PO Wilson; PO Wheaton; PO Nicholson; PO Jack; PO Rahman; Capt. Santiago; Lt.
Marrero and PO Lay.
Right, North
Central Bronx
Hospital implemented a new
program titled
“Staff
Engagement” to
acknowledge
employees who
go above and
beyond the call of
duty. Receiving
the honor are Sgt.
Rosemary Maymi,
left, and Officer
Melissa Rivera,
right, flanking
Capt. Audrey
Anthony-Lopez.
Public housing
members at Pomonok,
left, and Seth Low
Houses, right, received
a visit from Local 237
President Gregory
Floyd, center in both
pictures, who thanked
the members for their
dedication to a job
well-done.
Congratulations to Hubert Evans, 87, Brooklyn
College Campus Police Officer, here with
Brooklyn College president Karen Gold. Evans
achieved his lifelong dream of receiving a college
diploma and recently graduated Medgar Evers
College, where he majored in political science
and minored in physics. He plans to begin a
career as a college education counselor.
Metro New York Labor Communications Council
bestowed two awards to Local 237 for journalistic
excellence. One went to the Retiree Division for its
video “Union Voices Create History,” and one was presented to President Gregory Floyd for best editorial:
“The Need for Contracting Accountability and
Transparency at NYCHA.”
CUNY Police Officer Curt Caesar, right, receives the
“Peace Officer of the Year Award” from Chief Arnold
Bernabe at Hostos Community College in May.
NEWSLINE, July/August 2016
5
The Political and Labor Scenes
Statewide $15 Minimum Wage Is Passed
President Gregory Floyd and
members of Local 237 were proud to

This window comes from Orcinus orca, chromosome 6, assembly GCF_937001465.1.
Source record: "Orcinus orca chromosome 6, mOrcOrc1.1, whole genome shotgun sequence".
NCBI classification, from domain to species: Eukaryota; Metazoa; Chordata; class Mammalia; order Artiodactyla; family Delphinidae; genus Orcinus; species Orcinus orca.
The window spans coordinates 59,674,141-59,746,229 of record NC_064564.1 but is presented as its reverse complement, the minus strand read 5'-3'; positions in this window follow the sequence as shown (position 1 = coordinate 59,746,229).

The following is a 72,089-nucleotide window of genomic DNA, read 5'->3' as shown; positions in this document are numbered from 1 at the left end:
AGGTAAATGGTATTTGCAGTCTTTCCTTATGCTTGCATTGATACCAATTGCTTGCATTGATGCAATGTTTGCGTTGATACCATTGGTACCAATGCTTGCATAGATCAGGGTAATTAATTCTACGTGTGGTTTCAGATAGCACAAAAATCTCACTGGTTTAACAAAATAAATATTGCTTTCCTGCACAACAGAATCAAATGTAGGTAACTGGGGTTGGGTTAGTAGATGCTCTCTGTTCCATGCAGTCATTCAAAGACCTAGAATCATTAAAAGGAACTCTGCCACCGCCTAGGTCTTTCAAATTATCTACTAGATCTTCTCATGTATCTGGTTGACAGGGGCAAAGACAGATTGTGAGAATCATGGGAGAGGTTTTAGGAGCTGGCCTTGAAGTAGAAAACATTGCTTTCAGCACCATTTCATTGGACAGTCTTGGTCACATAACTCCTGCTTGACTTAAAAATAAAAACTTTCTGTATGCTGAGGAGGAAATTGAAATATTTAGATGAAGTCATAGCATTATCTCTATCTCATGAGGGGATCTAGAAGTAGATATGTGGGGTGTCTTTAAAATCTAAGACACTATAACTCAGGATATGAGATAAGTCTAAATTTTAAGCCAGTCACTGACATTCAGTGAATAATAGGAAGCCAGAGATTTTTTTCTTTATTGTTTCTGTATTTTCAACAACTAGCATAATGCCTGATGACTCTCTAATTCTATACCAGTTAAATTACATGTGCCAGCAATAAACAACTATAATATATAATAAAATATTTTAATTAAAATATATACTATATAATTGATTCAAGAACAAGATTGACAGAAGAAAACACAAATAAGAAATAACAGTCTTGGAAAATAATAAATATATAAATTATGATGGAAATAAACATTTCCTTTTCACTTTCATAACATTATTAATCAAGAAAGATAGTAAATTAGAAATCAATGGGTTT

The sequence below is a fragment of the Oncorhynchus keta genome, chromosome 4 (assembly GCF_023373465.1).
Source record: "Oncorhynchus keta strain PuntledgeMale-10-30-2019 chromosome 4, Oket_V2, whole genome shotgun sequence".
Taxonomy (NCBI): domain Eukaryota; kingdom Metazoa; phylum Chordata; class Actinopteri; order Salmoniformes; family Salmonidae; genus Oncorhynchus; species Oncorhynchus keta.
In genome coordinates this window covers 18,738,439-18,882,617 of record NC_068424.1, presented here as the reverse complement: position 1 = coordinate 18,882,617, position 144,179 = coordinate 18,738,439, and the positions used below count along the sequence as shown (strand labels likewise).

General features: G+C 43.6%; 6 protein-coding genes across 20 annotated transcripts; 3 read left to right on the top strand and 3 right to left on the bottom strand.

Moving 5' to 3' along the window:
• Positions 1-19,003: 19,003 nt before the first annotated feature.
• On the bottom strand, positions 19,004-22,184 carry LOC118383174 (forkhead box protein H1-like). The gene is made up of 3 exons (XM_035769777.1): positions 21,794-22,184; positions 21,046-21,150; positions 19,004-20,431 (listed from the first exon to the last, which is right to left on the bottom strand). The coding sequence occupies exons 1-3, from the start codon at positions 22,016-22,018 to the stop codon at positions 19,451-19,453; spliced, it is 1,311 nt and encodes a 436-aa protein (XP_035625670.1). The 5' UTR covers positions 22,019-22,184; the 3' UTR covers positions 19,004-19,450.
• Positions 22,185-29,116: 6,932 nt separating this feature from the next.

have played a role in helping to
achieve a $15 minimum wage and
paid family leave for workers in New
York State.
Governor Cuomo, joined by former
Secretary of State Hillary Clinton,
signed the historic legislation into law
at the Javits Center, following months of
the statewide “Fight for $15” campaign
— spearheaded by labor — to convince
Albany lawmakers that dignity in the
workplace begins with a decent wage.
Throughout the campaign, our
message was clear: If you work all
day, you shouldn’t have to worry
about being able to afford food to put
on the table for your family at night.
Added to a $15 minimum wage,
the passage of Paid Family Leave was
also signed into law, placing our priorities where they should be — with
our families and the things that really
matter. Workers should not be forced
to choose between taking care of a
newborn or a sick loved one and losing their job. Now, in New York State,
they won’t have this worry. We are
very hopeful that our efforts also help
send a powerful message throughout
the nation: “Workers make this country run. Treat them fairly and the positive results will benefit everyone.”
Arms and thumbs up in victory! Leading the celebrants at the Javits Center were,
on the left, Governor Cuomo and Hillary Clinton.
Bricklayers Contracts Signed
Contracts for both Bricklayers
and Bricklayer Supervisors were
overwhelmingly ratified on May 23.
The vote was 64 to 10.
Among the contracts’ provisions
are retroactive pay, a signing bonus
and increases in the employer’s contribution to the Welfare Fund for active
and retired members and the annuity
fund for Bricklayers. In addition, as of
June 1, 2016, premium overtime will
be paid after 40 hours in pay status.
Below, ensuring an accurate
count, are: Edmund Kane, Local 237
Executive Board Trustee; Michael
Maiorano, Bricklayer Supervisor,
Manhattan; Mirdersi Martinez, Local
237
Administrative
Assistant;
Richard Sale, Bricklayer, DCAS;
Gilbert Rivera, Bricklayer, Shop
Steward, NYCHA, Manhattan; Ruben
Torres, Local 237 Executive Board
Secretary-Treasurer, and Donald
Arnold, Local 237 Director, Citywide.
Local 237 members attending the celebratory rally, left to right, were Diane Stein,
Health and Safety Coordinator; Donald Arnold, Citywide Director; Curtis Scott,
Housing Business Agent and Trustee; Derek Jackson, Law Enforcement Director;
Dwayne Montgomery, Integrity Director; Paul D’amato, Housing Business Agent,